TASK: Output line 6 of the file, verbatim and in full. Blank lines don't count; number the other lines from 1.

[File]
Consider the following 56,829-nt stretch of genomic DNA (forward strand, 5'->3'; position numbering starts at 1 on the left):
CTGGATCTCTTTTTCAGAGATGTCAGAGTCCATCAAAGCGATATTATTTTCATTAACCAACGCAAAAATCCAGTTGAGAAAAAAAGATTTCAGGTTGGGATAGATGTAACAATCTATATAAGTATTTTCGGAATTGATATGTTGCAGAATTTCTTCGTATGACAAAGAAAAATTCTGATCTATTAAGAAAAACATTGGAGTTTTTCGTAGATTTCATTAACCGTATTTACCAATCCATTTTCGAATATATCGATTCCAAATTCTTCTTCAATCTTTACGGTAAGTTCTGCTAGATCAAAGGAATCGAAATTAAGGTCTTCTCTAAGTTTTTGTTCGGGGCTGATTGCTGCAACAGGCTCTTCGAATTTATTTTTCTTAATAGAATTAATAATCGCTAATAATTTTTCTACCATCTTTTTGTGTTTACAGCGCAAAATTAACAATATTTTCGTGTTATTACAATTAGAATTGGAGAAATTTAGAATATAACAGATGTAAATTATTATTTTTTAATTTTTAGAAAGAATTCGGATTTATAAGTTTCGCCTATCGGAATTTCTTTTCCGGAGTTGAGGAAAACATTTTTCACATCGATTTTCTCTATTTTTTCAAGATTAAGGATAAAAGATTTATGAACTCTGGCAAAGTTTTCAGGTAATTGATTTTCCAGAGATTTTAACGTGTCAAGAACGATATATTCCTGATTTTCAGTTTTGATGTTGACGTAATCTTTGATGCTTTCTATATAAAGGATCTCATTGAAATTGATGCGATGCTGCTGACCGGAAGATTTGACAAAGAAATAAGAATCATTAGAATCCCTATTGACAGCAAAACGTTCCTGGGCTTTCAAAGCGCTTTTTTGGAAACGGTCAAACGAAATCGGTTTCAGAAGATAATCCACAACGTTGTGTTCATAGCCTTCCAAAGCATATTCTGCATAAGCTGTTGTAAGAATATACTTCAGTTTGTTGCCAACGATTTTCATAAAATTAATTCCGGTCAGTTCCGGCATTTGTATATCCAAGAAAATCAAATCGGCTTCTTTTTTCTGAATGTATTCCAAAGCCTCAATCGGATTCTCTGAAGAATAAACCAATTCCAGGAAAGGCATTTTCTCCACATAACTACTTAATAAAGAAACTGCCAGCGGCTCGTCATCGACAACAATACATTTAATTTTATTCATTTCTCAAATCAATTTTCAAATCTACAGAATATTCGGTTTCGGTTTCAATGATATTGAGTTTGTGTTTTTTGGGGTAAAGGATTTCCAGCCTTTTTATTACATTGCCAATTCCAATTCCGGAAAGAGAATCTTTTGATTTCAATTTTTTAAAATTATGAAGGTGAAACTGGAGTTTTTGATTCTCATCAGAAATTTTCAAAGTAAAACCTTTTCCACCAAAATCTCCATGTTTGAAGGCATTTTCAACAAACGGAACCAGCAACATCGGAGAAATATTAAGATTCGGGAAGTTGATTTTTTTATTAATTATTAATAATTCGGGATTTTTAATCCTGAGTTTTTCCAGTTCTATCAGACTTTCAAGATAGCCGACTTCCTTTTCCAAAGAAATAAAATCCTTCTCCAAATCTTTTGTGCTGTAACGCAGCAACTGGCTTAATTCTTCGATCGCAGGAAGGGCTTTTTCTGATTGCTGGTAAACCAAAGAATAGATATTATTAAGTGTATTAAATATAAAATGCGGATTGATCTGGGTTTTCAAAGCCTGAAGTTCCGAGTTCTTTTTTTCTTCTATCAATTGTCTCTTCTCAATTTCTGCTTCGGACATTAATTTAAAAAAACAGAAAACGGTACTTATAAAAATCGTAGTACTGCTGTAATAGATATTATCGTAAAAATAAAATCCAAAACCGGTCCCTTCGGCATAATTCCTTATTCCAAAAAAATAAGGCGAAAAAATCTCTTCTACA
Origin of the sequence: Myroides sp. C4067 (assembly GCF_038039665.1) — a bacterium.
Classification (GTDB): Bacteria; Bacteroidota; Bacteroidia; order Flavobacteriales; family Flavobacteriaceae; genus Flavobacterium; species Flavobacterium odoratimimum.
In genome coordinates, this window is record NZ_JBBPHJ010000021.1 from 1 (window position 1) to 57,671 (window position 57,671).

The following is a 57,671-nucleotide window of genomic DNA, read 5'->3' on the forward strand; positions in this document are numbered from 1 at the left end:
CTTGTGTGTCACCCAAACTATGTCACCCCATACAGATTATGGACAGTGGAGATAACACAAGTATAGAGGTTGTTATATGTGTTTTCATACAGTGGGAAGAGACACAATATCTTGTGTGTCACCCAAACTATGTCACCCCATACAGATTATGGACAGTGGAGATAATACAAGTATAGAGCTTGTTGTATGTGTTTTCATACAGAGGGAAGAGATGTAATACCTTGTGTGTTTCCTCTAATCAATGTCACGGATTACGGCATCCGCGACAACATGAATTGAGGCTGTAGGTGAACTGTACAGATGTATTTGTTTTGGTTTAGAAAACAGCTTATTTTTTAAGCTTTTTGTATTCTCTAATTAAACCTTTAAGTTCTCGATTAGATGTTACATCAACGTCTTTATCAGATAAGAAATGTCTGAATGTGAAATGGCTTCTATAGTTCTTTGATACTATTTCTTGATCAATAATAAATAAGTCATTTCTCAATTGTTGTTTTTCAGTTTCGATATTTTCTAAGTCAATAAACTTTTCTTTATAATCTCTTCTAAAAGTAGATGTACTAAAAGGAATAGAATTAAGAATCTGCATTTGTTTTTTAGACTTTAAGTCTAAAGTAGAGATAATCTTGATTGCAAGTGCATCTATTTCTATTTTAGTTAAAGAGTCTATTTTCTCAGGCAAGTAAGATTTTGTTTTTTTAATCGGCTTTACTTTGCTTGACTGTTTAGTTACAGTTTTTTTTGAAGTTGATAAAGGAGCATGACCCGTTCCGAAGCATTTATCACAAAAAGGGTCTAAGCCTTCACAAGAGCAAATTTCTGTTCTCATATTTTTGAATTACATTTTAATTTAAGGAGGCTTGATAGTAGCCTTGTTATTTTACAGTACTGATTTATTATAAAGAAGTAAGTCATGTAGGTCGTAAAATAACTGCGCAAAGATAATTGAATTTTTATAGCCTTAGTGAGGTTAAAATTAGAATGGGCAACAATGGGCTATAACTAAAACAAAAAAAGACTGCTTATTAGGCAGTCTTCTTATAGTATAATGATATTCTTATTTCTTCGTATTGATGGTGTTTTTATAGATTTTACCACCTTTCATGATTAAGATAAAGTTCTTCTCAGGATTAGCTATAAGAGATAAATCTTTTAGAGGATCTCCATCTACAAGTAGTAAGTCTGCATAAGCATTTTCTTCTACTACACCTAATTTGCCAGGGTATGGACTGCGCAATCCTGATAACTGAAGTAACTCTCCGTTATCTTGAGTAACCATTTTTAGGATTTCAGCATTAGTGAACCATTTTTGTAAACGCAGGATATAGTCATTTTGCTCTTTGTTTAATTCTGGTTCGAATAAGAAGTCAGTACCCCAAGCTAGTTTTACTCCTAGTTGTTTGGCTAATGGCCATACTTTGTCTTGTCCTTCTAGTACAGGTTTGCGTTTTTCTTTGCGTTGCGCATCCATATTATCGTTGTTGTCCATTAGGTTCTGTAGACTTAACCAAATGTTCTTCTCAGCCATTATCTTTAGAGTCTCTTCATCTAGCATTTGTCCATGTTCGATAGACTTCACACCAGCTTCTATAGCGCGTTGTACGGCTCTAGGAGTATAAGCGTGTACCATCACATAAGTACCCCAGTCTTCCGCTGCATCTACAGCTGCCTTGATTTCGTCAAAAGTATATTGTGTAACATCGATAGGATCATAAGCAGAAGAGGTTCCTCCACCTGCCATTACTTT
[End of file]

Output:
The following is a 57,671-nucleotide window of genomic DNA, read 5'->3' on the forward strand; positions in this document are numbered from 1 at the left end: